Detective chief inspector April Casburn committed a “gross breach” of the public’s trust by calling the now-closed tabloid and offering details of the phone-hacking investigation in return for payment.
The 53-year-old was found guilty of one count of misconduct in public office by jurors at Southwark Crown Court.
She telephoned the Sunday newspaper early on Sept 11, 2010, and spoke to a journalist, Tim Wood, complaining about pressure from Lord Prescott over the probe and giving the names of two former NotW journalists under investigation — Andy Coulson and Sean Hoare.
Casburn, from Hatfield Peverel in Essex, remained impassive as the verdict was given.
Prosecutors said she tried to undermine the hacking investigation by offering to leak details to a tabloid newspaper.
Mark Bryant-Heron told the jury: “She sought to undermine a highly sensitive and high-profile investigation at the point of its launch.
“It was a gross breach of the trust that the public places in a police officer not to disclose information on a current investigation in an unauthorised way, or to offer to do so in the future for payment.”
He said her conduct was “disgraceful” and the phone call was “malicious”.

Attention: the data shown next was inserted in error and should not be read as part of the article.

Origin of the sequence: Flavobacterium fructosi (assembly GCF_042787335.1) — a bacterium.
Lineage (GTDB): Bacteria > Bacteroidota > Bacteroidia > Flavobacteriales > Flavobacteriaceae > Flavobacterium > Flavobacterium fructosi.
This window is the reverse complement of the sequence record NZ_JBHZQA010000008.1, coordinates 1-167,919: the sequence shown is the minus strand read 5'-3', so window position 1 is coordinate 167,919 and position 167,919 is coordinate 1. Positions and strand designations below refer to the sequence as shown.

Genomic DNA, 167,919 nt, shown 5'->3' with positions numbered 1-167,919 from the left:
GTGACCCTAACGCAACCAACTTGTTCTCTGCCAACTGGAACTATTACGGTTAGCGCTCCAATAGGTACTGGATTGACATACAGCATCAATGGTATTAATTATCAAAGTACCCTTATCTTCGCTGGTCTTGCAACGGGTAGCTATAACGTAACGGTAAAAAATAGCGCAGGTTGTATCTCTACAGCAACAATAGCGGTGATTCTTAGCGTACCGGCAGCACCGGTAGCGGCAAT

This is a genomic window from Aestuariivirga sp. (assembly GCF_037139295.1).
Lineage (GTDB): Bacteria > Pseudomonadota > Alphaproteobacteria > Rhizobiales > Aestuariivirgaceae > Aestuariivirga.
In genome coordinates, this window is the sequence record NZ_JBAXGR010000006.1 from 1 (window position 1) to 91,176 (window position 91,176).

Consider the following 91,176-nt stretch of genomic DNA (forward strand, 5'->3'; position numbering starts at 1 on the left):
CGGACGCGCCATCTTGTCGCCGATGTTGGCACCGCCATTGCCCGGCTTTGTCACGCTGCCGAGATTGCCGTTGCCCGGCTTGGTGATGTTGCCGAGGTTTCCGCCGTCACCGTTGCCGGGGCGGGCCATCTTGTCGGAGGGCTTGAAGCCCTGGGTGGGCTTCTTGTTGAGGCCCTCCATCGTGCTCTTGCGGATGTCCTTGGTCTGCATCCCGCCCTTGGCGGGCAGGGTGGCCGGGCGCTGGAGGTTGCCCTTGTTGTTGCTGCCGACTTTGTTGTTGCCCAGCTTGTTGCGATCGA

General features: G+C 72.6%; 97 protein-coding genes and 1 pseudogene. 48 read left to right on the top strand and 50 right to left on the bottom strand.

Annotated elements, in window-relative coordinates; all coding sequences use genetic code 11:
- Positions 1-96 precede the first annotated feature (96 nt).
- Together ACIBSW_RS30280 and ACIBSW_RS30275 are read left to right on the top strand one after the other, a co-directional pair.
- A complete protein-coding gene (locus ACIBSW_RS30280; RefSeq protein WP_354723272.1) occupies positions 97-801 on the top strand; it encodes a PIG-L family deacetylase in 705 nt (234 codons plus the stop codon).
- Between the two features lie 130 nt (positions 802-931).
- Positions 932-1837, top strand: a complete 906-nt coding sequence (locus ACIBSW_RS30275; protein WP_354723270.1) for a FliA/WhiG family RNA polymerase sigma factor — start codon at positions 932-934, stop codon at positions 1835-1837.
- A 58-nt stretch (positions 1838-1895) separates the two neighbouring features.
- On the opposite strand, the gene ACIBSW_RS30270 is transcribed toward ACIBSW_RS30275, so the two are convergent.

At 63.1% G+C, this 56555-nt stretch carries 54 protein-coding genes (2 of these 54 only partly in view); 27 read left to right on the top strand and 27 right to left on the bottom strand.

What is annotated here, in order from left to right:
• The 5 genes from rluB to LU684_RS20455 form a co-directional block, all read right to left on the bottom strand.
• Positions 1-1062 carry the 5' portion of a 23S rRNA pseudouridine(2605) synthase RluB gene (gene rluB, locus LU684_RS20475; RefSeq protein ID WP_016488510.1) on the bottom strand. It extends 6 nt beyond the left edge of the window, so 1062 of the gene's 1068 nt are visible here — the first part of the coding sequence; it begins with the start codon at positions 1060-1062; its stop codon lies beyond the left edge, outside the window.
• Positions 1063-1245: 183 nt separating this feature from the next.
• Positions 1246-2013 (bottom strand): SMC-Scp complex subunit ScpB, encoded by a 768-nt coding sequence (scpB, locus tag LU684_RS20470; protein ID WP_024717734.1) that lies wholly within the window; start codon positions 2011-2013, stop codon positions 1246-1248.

Casburn admitted contacting the newspaper, but denied asking for money or offering any information that was not already in the public domain.
She was not working on the probe, called Operation Varec, but colleagues in the counter-terrorism command were running the investigation.
The detective, who joined the force in 1993, claimed she feared colleagues saw the phone-hacking probe as “a bit of fun”, getting to travel and meet celebrities, and worried about counter-terrorism resources being wasted.
But Bryant-Heron said she had not mentioned these concerns in the call, according to an email written by Mr Wood 15 minutes later.
Casburn will be sentenced later this month on a date to be fixed and was released on unconditional bail until then.
The court heard that she is in the process of adopting a three-year-old child.
Justice Fulford said: “A real possibility is an immediate custodial sentence, but I’m obviously going to have to consider very carefully the issues that we’ve ventilated this afternoon and any other mitigation.”
The prosecution said her actions were an attempt to undermine the investigation because of her perception that she had been wronged and sidelined by police colleagues.